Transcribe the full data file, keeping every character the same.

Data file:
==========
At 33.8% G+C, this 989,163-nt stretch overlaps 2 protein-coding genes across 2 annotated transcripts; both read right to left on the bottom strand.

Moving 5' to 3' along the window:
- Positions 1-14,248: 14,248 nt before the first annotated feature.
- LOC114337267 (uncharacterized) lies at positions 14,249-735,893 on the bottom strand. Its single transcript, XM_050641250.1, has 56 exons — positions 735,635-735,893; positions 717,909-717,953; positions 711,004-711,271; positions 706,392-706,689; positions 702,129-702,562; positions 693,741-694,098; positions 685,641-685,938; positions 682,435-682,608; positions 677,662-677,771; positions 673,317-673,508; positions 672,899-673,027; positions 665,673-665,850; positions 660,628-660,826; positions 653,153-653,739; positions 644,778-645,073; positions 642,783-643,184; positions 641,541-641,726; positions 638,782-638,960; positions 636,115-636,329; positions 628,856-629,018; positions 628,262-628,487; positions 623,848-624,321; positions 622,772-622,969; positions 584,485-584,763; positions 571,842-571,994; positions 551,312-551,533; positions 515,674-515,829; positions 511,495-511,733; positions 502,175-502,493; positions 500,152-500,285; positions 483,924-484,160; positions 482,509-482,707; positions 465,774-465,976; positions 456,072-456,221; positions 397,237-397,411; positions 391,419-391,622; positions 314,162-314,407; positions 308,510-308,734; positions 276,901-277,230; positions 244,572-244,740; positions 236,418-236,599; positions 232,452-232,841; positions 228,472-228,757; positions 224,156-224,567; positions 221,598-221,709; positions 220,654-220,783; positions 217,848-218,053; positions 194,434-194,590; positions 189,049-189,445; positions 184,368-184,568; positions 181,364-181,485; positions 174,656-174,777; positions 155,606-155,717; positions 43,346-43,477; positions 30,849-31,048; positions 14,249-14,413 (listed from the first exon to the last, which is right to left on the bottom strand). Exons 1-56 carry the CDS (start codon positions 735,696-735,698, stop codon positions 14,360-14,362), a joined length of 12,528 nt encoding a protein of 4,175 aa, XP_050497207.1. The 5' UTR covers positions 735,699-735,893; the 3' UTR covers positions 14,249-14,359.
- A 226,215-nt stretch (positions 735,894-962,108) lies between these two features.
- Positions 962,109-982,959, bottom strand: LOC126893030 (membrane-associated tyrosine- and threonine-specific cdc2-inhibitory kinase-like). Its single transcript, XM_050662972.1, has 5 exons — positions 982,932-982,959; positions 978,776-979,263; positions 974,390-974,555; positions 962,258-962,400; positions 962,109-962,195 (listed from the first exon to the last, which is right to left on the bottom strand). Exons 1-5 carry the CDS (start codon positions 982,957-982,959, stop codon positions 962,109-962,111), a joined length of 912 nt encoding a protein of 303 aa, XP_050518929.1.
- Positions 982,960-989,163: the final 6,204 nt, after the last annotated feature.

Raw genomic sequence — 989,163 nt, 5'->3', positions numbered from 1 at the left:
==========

At 33.8% G+C, this 989,163-nt stretch overlaps 2 protein-coding genes across 2 annotated transcripts; both read right to left on the bottom strand.

Moving 5' to 3' along the window:
- Positions 1-14,248: 14,248 nt before the first annotated feature.
- LOC114337267 (uncharacterized) lies at positions 14,249-735,893 on the bottom strand. Its single transcript, XM_050641250.1, has 56 exons — positions 735,635-735,893; positions 717,909-717,953; positions 711,004-711,271; positions 706,392-706,689; positions 702,129-702,562; positions 693,741-694,098; positions 685,641-685,938; positions 682,435-682,608; positions 677,662-677,771; positions 673,317-673,508; positions 672,899-673,027; positions 665,673-665,850; positions 660,628-660,826; positions 653,153-653,739; positions 644,778-645,073; positions 642,783-643,184; positions 641,541-641,726; positions 638,782-638,960; positions 636,115-636,329; positions 628,856-629,018; positions 628,262-628,487; positions 623,848-624,321; positions 622,772-622,969; positions 584,485-584,763; positions 571,842-571,994; positions 551,312-551,533; positions 515,674-515,829; positions 511,495-511,733; positions 502,175-502,493; positions 500,152-500,285; positions 483,924-484,160; positions 482,509-482,707; positions 465,774-465,976; positions 456,072-456,221; positions 397,237-397,411; positions 391,419-391,622; positions 314,162-314,407; positions 308,510-308,734; positions 276,901-277,230; positions 244,572-244,740; positions 236,418-236,599; positions 232,452-232,841; positions 228,472-228,757; positions 224,156-224,567; positions 221,598-221,709; positions 220,654-220,783; positions 217,848-218,053; positions 194,434-194,590; positions 189,049-189,445; positions 184,368-184,568; positions 181,364-181,485; positions 174,656-174,777; positions 155,606-155,717; positions 43,346-43,477; positions 30,849-31,048; positions 14,249-14,413 (listed from the first exon to the last, which is right to left on the bottom strand). Exons 1-56 carry the CDS (start codon positions 735,696-735,698, stop codon positions 14,360-14,362), a joined length of 12,528 nt encoding a protein of 4,175 aa, XP_050497207.1. The 5' UTR covers positions 735,699-735,893; the 3' UTR covers positions 14,249-14,359.
- A 226,215-nt stretch (positions 735,894-962,108) lies between these two features.
- Positions 962,109-982,959, bottom strand: LOC126893030 (membrane-associated tyrosine- and threonine-specific cdc2-inhibitory kinase-like). Its single transcript, XM_050662972.1, has 5 exons — positions 982,932-982,959; positions 978,776-979,263; positions 974,390-974,555; positions 962,258-962,400; positions 962,109-962,195 (listed from the first exon to the last, which is right to left on the bottom strand). Exons 1-5 carry the CDS (start codon positions 982,957-982,959, stop codon positions 962,109-962,111), a joined length of 912 nt encoding a protein of 303 aa, XP_050518929.1.
- Positions 982,960-989,163: the final 6,204 nt, after the last annotated feature.

Raw genomic sequence — 989,163 nt, 5'->3', positions numbered from 1 at the left: